By Dave Brown – Exclusive to Resource Investing News Over the weekend, several European leaders pledged to protect the continent’s financial institutions from the cascading global economic maelstrom. At an emergency meeting in Paris, leaders from the United Kingdom, Germany, France and Italy agreed that European governments would provide support to prevent any bank from … Continued
By Dave Brown – Exclusive to Resource Investing News
Over the weekend, several European leaders pledged to protect the continent’s financial institutions from the cascading global economic maelstrom.
At an emergency meeting in Paris, leaders from the United Kingdom, Germany, France and Italy agreed that European governments would provide support to prevent any bank from failing, in contrast to the U.S. where Lehman Brothers was allowed to file for bankruptcy. On Sunday, the Belgian and Luxembourg governments were diligently working to save Fortis SA; concurrently the German government was planning a bailout strategy for Hypo Real Estate Holding AG, which was struggling after private lenders backed out of a preceding USD $48 billion rescue plan.
In the United States, George Bush signed into law one of the largest government interventions in the nation’s economy, effectively passing a revised version of the bill which had previously been rejected by Congress. Many observers are expecting the U.S. Treasury Department to move quickly to start buying distressed assets from struggling financial institutions, although the impacts might not be felt for some time.
There are still some details which have yet to be determined, however as Adam Posen, deputy director of the Peterson Institute for International Economics in Washington stated, “the issue is stopping the panic. The plan’s not perfect, but it’s certainly better than doing nothing. Now Treasury has to be very aggressive about purchasing a wide range of assets very quickly.”
The Week ahead
Several news events scheduled for next week, which will be of particular interest for resource investors include: Tuesday – consumer credit change, Wednesday – pending home sales index and the EIA petroleum status report, Thursday – jobless claims, and the Bank of England interest rate announcement. Friday features the release of the international trade balance and the U.S. Treasury balance, which indicates a monthly account of the surplus or deficit of the federal government. Financial market reactions have frequently been sensitive as growing deficits equate to a larger supply of Treasury securities and lower prices, which will flow across to other interest rate-bearing securities and create a higher and more bearish interest-rate environment for equities.
Tungsten: International cooperation
A Japanese company, Marubeni Corp is investigating prospects of collaborating with a Russian firm, Wolfram Co. to resume production at the Tyrnyauz Tungsten and Molybdenum Mining and Concentrating Plant. As a result of unprofitable supply and demand fundamentals, the plant has remained closed since earlier in the decade. The recent return of more profitable tungsten prices, have compelled the company to re-evaluate the project, with Marubeni as a prospective financer. Marubeni executives are currently performing their due diligence on the project and in order to restore production, it would take between 36 and 42 months at the cost of about US$120 million. Japan is in dire need of a stable tungsten supply as they are among the world’s largest users of tungsten.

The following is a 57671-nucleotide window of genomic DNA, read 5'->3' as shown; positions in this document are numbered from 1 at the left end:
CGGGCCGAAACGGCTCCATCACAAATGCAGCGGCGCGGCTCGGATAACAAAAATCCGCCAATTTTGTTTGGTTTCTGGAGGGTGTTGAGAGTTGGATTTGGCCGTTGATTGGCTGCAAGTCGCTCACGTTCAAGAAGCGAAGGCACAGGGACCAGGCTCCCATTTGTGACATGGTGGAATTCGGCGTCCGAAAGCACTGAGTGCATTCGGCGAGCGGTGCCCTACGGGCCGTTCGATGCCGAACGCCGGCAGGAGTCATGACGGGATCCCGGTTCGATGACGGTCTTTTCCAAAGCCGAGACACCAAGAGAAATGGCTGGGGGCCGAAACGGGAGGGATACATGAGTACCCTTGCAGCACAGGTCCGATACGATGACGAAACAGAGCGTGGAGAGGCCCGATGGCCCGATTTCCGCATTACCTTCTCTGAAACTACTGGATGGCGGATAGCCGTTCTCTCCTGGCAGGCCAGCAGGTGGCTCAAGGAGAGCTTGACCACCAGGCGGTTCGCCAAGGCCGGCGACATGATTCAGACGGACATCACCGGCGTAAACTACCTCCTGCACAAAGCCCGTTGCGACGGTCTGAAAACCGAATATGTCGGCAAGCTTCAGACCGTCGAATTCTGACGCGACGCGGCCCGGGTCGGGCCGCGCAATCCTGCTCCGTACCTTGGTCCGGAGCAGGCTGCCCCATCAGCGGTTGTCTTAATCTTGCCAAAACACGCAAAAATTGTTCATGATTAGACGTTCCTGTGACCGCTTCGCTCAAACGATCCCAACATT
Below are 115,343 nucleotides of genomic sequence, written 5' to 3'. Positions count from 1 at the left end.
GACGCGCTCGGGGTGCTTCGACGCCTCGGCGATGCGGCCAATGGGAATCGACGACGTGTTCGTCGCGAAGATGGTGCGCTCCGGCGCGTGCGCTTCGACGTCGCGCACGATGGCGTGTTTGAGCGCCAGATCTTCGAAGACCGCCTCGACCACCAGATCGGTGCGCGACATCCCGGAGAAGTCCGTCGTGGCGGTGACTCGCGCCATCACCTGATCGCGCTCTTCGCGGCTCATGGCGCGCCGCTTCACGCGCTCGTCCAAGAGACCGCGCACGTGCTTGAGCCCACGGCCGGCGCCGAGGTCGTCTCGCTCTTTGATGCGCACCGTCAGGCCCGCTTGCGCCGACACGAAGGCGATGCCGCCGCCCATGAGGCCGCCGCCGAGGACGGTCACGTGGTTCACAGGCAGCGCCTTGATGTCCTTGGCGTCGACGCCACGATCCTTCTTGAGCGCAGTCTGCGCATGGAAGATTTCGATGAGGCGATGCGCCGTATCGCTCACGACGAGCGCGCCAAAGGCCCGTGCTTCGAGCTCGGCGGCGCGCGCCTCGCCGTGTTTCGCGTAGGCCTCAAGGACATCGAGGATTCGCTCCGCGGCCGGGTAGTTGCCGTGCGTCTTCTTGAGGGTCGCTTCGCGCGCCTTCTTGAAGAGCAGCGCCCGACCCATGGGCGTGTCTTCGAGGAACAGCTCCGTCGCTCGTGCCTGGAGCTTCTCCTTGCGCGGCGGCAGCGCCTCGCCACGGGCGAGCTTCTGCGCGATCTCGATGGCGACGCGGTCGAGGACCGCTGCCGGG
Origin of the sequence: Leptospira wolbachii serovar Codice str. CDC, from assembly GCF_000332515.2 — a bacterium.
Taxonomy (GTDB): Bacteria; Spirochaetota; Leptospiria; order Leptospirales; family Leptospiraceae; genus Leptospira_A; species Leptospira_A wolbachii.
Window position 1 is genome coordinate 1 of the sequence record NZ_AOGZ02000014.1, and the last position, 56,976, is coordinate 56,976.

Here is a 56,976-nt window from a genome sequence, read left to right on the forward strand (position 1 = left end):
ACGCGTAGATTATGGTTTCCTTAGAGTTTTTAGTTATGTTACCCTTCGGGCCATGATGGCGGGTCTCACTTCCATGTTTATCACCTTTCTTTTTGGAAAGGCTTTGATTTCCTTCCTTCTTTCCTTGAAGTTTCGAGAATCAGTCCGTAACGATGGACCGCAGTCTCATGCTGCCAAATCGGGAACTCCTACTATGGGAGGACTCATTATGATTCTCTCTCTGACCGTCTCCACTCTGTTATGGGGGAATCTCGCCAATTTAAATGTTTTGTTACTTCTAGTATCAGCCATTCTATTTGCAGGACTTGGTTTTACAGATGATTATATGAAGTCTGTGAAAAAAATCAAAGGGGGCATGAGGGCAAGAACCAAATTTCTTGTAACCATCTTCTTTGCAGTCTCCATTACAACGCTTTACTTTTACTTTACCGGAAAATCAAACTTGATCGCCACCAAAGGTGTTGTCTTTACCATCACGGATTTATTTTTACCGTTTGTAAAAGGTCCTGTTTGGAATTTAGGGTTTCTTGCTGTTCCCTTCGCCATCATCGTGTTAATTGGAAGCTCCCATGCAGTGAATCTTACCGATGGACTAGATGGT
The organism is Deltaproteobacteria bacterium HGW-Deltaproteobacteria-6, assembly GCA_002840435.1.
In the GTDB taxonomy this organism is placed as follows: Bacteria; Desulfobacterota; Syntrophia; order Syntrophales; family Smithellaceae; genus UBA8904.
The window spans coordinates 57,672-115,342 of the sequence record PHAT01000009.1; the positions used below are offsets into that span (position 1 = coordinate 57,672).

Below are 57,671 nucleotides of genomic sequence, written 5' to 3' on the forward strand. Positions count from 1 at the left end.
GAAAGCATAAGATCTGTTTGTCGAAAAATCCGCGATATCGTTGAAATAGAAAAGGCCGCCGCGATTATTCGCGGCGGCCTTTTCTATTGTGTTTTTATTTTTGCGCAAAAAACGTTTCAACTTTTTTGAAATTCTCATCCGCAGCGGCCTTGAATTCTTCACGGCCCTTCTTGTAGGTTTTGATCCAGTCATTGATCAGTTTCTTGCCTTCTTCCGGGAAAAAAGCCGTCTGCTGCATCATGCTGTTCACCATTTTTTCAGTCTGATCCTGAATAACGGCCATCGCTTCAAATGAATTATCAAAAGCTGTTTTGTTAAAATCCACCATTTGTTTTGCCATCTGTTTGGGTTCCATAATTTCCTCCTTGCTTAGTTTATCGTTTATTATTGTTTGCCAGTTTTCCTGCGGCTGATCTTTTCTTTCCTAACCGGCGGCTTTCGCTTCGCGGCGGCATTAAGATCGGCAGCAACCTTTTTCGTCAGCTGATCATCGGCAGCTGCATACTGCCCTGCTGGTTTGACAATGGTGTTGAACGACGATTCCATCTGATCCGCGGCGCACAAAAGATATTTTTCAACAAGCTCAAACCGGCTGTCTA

The Tyrnyauz plant is located in the Russian republic of Kabardino-Balkaria in the Caucasus Mountains. The republic’s government owns the majority of the project and Wolfram Co, a Moscow-based company owned by businessman Mikhail Gorbachev, has a 25 per cent share. Last year, Russia lifted an import duty on tungsten ore and concentrate, in a decision permitting Wolfram to obtain more raw materials from abroad. Russia has an estimated 14 per cent share of world tungsten reserves and Japan would strongly benefit from a stable tungsten supply as they are among the world’s largest users of tungsten.
Silver: Market manipulation
At the most recent Sixth Annual Silver Summit in Coeur d’Alene, Idaho, investors, mining executives, and industry analysts met to discuss the silver industry. Some analysts are espousing a theory that a co-conspiring group consisting of the US Treasury, The Federal Reserve, and institutional investors, including Goldman Sachs and JP Morgan Chase are cooperating at some level to manipulate precious metal prices in order to contain fear, control interest rates, and maintain a semblance of strength in the US dollar and the economy. The argument is supported by an observation, by John Embry that the dramatic plunge in silver prices, synchronized with the challenging economic environment are proof of an aggressive collaboration by western central banks to manipulate prices to defend the fiat currency system and discourage investment in alternatives like gold and silver.